ROMAN MYTHOLOGY Private and Public Gods Roman religion

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ROMAN MYTHOLOGY

ROMAN MYTHOLOGY

Private and Public Gods • Roman religion was divided into two types of gods,

Private and Public Gods • Roman religion was divided into two types of gods, primarily as a result of Rome conquering much of Greece in the Macedonian Wars. • Spirits (Numina) watched over people, families and households • One who Guards the Cradle • One Who Presides over Children’s Food • Rivers, trees, fields and buildings each had their own spirit, or numen. • Tables were set with places for the spirits to join • Romans also had a set of public gods • Roman gods were a blend of deities, with close similarities to the gods worshipped by the ancient Greeks. • Ex. Jupiter and Mars • State worship was much more formal • Each god needed an image – usually a statue or relief in stone or bronze – and an altar or temple at which to offer the prayers and sacrifices.

Divine blessing Romans also believed that many of their gods had played an active

Divine blessing Romans also believed that many of their gods had played an active part in the foundation of Rome. • Venus was believed to be the mother of Aeneas (mythological founder of Roman Empire), making her the divine mother of the Roman people. • Mars was the father of Romulus and Remus, the mythological founders of Rome. • Emperors used the importance of religion for their own ends. • Augustus Caesar • appointed himself as the chief priest – or Pontifex Maximus – • used the appearance of Halley’s Comet to claim that he was, himself, the son of a god. • hired writers and poets to develop myths that weave their greatness into the beginnings of Rome and Roman Empire.

Roman Mythology –How does it compare? • Came 1000 years after the Greeks. •

Roman Mythology –How does it compare? • Came 1000 years after the Greeks. • Origin of Greek Mythology unknown/ Roman mythology has clear origins • Greek Mythology focused on mortal life, earthly accomplishments to acquire fame/ Roman Mythology focused only on mortal life as a means to be rewarded in the afterlife. • Greek religion had little influence on the state/ Roman Mythology was endorsed, and sometimes written, by the state

Greek God Roman Equivalent Identification 1. Jupiter/ Jove Ruler of all gods/men 2. Neptune

Greek God Roman Equivalent Identification 1. Jupiter/ Jove Ruler of all gods/men 2. Neptune God of the seas 3. Pluto Ruler over land of dead 4. Juno Queen of the gods 5. Ceres Goddess of grain 6. Minerva Goddess of wisdom 7. Apollo or Phoebus Apollo God of the sun/music 8. Diana Goddess of moon/hunt 9. Venus Goddess of love/beauty 10. Mars God of war 11. Mercury Messenger god 12. Vulcan God of fire 13. Cupid God of love 14. Proserpina Goddess of the Underworld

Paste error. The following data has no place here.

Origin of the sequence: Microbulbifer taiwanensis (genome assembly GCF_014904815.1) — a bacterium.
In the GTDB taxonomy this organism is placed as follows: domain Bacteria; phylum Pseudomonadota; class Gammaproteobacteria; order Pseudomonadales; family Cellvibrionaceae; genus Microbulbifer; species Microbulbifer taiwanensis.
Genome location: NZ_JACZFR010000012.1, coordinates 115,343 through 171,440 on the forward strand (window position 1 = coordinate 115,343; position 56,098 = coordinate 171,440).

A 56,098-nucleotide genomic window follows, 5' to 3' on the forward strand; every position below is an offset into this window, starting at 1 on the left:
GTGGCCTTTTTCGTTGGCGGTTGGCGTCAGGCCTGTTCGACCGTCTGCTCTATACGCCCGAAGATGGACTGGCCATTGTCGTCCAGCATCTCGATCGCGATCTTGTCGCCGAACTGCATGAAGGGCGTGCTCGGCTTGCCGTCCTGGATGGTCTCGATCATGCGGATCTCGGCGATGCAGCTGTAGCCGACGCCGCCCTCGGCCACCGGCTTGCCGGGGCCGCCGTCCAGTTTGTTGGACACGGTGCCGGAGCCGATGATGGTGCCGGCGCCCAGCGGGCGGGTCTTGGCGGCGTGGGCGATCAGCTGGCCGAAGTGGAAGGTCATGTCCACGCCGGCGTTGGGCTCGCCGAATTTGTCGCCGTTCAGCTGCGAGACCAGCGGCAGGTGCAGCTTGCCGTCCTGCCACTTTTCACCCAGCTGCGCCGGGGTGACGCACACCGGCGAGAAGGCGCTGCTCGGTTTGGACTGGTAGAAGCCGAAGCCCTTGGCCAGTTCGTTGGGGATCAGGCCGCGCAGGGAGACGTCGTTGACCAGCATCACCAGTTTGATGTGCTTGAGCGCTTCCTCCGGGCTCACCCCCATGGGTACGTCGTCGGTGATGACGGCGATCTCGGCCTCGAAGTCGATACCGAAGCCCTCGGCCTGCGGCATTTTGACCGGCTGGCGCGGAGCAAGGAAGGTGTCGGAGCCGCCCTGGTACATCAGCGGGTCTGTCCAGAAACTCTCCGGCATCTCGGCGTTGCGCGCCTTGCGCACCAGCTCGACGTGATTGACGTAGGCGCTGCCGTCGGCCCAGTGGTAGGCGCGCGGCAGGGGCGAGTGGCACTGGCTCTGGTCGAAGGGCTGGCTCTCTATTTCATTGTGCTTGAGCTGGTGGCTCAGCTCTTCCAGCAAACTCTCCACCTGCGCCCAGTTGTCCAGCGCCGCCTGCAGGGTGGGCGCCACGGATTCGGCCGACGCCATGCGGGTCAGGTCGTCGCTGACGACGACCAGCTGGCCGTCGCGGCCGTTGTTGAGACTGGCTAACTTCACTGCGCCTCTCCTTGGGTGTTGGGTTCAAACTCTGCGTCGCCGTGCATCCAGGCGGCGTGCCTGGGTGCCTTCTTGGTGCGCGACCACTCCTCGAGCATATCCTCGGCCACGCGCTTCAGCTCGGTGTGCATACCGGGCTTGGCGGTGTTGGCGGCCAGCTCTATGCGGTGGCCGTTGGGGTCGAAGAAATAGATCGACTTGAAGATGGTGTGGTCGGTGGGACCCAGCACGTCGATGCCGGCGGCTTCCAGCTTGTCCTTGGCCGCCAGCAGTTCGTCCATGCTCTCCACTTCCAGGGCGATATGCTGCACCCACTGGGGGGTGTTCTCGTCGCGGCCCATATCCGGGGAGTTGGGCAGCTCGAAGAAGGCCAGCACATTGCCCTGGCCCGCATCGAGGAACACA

Greek God Roman Equivalent Identification Zeus Jupiter/ Jove Ruler of all gods/men Poseidon Neptune

Greek God Roman Equivalent Identification Zeus Jupiter/ Jove Ruler of all gods/men Poseidon Neptune God of the seas Hades Pluto Ruler over land of dead Hera Juno Queen of the gods Demeter Ceres Goddess of grain Athena Minerva Goddess of wisdom Apollo or Phoebus Apollo God of the sun/music Artemis Diana Goddess of moon/hunt Aphrodite Venus Goddess of love/beauty Ares Mars God of war Hermes Mercury Messenger god Hephaestus Vulcan God of fire Eros Cupid God of love

Romulus and Remus (pg. 110) 1. Almost all cultures have stories that explain their

Romulus and Remus (pg. 110) 1. Almost all cultures have stories that explain their beginnings. Why do you think the Romans used Romulus and Remus for that purpose? How does it shine a positive light on Rome? 2. Tell why you think it would be important to the Romans for Mars, the God of War, to be the alleged father of Romulus and Remus. Tell whethere any other elements of war that tie into the story. 3. Like Heracles, Romulus has a remarkable death. How is his death like that of Heracles? What does it contribute to his heroic image? 4. In this myth, the founder of Rome kills his brother and plans the rape and abduction of the Sabine women. Do these actions detract from Romulus’ heroic stature? If not, why? What do they reveal about life at that time?